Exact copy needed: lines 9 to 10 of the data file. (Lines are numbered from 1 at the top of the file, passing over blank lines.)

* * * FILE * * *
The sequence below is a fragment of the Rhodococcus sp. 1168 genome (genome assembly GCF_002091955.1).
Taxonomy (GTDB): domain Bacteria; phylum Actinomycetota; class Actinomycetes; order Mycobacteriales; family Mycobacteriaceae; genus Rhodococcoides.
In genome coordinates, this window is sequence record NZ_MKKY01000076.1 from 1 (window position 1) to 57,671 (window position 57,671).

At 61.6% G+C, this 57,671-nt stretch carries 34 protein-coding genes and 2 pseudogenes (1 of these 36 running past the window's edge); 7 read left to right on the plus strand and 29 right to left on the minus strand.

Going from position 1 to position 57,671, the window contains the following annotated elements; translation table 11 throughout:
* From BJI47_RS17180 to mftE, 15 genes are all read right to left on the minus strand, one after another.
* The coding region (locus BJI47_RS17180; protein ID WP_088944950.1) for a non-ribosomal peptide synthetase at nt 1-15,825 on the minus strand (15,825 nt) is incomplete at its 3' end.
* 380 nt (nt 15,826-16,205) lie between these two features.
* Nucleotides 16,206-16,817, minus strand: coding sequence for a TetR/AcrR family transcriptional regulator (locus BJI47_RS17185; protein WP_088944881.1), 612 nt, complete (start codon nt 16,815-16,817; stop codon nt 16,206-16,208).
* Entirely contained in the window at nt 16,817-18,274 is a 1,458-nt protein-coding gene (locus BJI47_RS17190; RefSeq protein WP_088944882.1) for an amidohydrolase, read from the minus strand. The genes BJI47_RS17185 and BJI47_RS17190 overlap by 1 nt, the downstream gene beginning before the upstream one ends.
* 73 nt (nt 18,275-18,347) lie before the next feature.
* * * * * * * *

* Nucleotides 16,206-16,817, minus strand: coding sequence for a TetR/AcrR family transcriptional regulator (locus BJI47_RS17185; protein WP_088944881.1), 612 nt, complete (start codon nt 16,815-16,817; stop codon nt 16,206-16,208).
* Entirely contained in the window at nt 16,817-18,274 is a 1,458-nt protein-coding gene (locus BJI47_RS17190; RefSeq protein WP_088944882.1) for an amidohydrolase, read from the minus strand. The genes BJI47_RS17185 and BJI47_RS17190 overlap by 1 nt, the downstream gene beginning before the upstream one ends.